Show ContentsCharleray History, Family Crest & Coats of Arms

The ancient Anglo-Saxon surname Charleray came from Carl, derived from the personal name which means man. Alternatively, the name could have been derived from the German (Saxon) word "carl" meaning "strong, stout, courageous, and valiant." [1] "It is rarely found as a forename before the reign of Charles I.' [2]

Early Origins of the Charleray family

The surname Charleray was first found in Suffolk where Edward Charles was recorded the 1273. The same Hundredorum Rolls also included Charles (without surname), Kent; William Charle, Norfolk; Alan Charle, Cambridgeshire; Ida Carle, Cambridgeshire; Ralph Carles, Cambridgeshire; and William Carolus, Norfolk. [3]

Early History of the Charleray family

This web page shows only a small excerpt of our Charleray research. Another 150 words (11 lines of text) covering the years 1208, 1253, 1482, 1550, 1569, 1688, 1613 and are included under the topic Early Charleray History in all our PDF Extended History products and printed products wherever possible.

Charleray Spelling Variations

Sound was what guided spelling in the essentially pre-literate Middle Ages, so one person's name was often recorded under several variations during a single lifetime. Also, before the advent of the printing press and the first dictionaries, the English language was not standardized. Therefore, spelling variations were common, even among the names of the most literate people. Known variations of the Charleray family name include Charles, Carles, St. Charles and others.

Early Notables of the Charleray family (pre 1700)

Notables of this surname at this time include: Nicholas Charles or Carles (d. 1613), English herald, stated by Noble to have been son of a London butcher named George Carles, and grandson of Richard...
Another 34 words (2 lines of text) are included under the topic Early Charleray Notables in all our PDF Extended History products and printed products wherever possible.

Ireland Migration of the Charleray family to Ireland

Some of the Charleray family moved to Ireland, but this topic is not covered in this excerpt.
Another 50 words (4 lines of text) about their life in Ireland is included in all our PDF Extended History products and printed products wherever possible.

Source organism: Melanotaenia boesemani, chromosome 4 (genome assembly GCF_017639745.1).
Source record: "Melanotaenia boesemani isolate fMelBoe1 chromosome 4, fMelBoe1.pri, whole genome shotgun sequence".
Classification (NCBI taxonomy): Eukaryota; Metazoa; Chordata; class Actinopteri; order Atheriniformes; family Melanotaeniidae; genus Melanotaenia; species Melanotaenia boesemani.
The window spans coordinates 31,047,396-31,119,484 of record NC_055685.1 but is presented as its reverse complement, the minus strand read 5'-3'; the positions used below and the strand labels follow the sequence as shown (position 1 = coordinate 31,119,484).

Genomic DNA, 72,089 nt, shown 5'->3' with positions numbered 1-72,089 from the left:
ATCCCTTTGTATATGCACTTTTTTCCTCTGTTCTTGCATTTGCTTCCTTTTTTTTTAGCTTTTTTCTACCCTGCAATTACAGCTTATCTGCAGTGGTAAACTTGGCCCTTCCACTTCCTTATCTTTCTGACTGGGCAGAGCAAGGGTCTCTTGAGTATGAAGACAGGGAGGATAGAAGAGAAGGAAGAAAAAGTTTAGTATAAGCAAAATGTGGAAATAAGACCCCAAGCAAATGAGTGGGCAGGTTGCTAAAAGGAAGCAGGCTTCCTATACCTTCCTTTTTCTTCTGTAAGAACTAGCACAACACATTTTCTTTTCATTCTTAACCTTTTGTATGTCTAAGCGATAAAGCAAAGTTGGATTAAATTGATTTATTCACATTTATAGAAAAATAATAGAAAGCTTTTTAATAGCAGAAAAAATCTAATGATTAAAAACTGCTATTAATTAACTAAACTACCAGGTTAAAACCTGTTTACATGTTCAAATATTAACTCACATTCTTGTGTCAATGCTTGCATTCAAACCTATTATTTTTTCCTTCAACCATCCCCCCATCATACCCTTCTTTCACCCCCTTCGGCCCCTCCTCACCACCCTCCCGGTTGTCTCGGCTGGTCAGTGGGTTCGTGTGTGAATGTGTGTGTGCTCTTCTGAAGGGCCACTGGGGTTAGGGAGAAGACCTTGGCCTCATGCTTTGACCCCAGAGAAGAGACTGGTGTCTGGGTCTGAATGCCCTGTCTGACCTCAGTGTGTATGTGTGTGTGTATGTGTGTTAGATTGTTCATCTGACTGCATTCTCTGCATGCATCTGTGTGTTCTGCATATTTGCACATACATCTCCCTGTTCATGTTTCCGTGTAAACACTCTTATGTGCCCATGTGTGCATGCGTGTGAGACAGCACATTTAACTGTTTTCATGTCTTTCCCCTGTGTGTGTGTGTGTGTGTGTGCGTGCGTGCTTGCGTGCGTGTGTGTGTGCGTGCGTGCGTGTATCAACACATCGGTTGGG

Migration of the Charleray family

For political, religious, and economic reasons, thousands of English families boarded ships for Ireland, the Canadas, the America colonies, and many of smaller tropical colonies in the hope of finding better lives abroad. Although the passage on the cramped, dank ships caused many to arrive in the New World diseased and starving, those families that survived the trip often went on to make valuable contributions to those new societies to which they arrived. Early immigrants bearing the Charleray surname or a spelling variation of the name include: the family who settled at Brimfield, Massachusetts, about the year 1640. Dorothie Charles settled in Virginia in 1635; and Evan Charles settled in Antigua in 1679. John Charles settled in Virginia in 1634.

The Charleray Motto +

The motto was originally a war cry or slogan. Mottoes first began to be shown with arms in the 14th and 15th centuries, but were not in general use until the 17th century. Thus the oldest coats of arms generally do not include a motto. Mottoes seldom form part of the grant of arms: Under most heraldic authorities, a motto is an optional component of the coat of arms, and can be added to or changed at will; many families have chosen not to display a motto.

Motto: Virtus auget honores
Motto Translation: Virtue increases honour.

  1. Arthur, William , An Etymological Dictionary of Family and Christian Names. London: 1857. Print
  2. Black, George F., The Surnames of Scotland Their Origin, Meaning and History. New York: New York Public Library, 1946. Print. (ISBN 0-87104-172-3)
  3. Bardsley, C.W, A Dictionary of English and Welsh Surnames: With Special American Instances. Wiltshire: Heraldry Today, 1901. Print. (ISBN 0-900455-44-6) on Facebook